B.C.’s health minister said Tuesday that a Campbell River couple so far unable to register their baby’s Indigenous name because of special characters it contains will be able to do it “soon.”
The parents of λugʷaləs K’ala’ask Shaw were told the different characters in his name were not recognized by government systems and they received a letter from the Registrar General that made other suggestions.
The baby is named after a mountain near Sayward whose name means “the place where people were blessed.”
“It’s frustrating and to continue to have to fight for something that shouldn’t have to be fought for, like this shouldn’t be a story,” his mother, Crystal Smith, told CHEK News.
The government suggested changing some of the special characters in the name, but Smith says those names have a different meaning and are not an option.
His parents say it harkens back to residential schools where First Nations language didn’t matter and everything was anglicized.
On Tuesday Minister of Health Adrian Dix said it’s not acceptable and changes are being made.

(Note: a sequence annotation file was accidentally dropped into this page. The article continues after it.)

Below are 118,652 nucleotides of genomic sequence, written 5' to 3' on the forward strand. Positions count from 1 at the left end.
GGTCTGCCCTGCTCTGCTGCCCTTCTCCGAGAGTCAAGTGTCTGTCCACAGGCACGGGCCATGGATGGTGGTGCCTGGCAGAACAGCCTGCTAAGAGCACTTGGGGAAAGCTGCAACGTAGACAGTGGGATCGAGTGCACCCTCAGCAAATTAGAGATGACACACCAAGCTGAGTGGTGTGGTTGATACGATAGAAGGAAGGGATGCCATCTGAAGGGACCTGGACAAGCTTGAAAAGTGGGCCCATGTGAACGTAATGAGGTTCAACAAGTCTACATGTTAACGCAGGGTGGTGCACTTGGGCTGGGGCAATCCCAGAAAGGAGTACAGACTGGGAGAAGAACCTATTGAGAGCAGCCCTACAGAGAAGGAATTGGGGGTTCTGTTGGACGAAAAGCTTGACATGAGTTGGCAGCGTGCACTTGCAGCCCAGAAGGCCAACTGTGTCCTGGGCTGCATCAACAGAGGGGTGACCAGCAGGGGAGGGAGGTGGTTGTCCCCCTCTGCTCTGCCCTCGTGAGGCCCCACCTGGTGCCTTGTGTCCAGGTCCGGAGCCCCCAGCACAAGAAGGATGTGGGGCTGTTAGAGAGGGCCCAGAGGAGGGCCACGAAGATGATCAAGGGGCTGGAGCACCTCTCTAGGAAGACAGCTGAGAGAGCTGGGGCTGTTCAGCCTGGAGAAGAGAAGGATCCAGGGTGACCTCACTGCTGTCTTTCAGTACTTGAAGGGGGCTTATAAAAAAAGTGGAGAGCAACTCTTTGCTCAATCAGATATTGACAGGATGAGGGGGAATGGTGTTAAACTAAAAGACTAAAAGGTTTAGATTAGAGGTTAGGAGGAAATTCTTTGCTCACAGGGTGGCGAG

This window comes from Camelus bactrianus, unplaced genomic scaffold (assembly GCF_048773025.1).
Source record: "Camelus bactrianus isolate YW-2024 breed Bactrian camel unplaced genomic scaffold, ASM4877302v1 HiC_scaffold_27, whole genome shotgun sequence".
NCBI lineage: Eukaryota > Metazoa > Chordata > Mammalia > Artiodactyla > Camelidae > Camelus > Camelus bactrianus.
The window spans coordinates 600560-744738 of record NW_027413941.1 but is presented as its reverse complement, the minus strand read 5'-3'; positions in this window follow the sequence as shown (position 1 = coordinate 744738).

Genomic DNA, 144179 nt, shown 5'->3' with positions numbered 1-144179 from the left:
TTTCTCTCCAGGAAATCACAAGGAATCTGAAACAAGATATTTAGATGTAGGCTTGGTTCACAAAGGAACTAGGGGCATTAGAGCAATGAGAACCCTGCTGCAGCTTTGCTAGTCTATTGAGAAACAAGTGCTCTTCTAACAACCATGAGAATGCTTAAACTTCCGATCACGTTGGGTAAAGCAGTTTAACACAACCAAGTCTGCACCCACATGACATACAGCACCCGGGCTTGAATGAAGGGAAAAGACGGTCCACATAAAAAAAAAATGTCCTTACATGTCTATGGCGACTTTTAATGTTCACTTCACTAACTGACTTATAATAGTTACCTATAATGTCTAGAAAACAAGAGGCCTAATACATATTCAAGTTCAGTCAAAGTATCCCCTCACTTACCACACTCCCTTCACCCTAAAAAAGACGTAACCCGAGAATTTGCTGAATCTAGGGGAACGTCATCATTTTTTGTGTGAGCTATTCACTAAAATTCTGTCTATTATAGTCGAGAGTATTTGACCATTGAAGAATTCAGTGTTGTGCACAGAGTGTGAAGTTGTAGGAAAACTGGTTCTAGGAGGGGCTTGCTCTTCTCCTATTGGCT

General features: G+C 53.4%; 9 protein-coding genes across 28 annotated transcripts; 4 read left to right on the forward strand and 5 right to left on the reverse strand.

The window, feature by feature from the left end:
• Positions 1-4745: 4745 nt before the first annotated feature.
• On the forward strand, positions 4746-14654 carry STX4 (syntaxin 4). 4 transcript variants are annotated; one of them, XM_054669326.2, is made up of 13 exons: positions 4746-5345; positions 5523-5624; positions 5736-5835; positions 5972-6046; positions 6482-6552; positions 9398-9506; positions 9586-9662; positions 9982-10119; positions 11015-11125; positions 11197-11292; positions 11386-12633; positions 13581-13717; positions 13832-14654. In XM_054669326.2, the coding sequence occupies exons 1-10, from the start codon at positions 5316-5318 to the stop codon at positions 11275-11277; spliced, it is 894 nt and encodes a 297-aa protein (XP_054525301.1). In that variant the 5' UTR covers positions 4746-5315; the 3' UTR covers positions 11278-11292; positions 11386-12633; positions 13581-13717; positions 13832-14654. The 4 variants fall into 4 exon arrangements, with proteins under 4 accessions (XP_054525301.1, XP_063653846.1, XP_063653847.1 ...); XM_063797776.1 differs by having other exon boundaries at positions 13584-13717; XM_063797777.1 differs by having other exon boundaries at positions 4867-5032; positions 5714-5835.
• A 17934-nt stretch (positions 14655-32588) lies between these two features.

“It’s something that we’re changing. I know they’re working on implementing it right now, and it’s something that I strongly support. It’s not just an issue of UNDRIP, it’s an individual question for people involved, and we want to see it changed and it will be changed soon,” said Dix.
UNDRIP refers to the United Nations Declaration on the Rights of Indigenous Peoples adopted by Canada in 2021.
When reached by CHEK News Tuesday, Crystal Smith says she hasn’t been contacted by the government yet and remains skeptical.
“It’s the same line that we hear all the time. We’re working on it, we’re doing this, we’re doing that but it’s not good enough,” she said.
Right now, Crystal says she still doesn’t know when she’ll be able to register her son’s name.
“I need him, (Dix) to say that it’s done as opposed to we are working on it,” Smith added.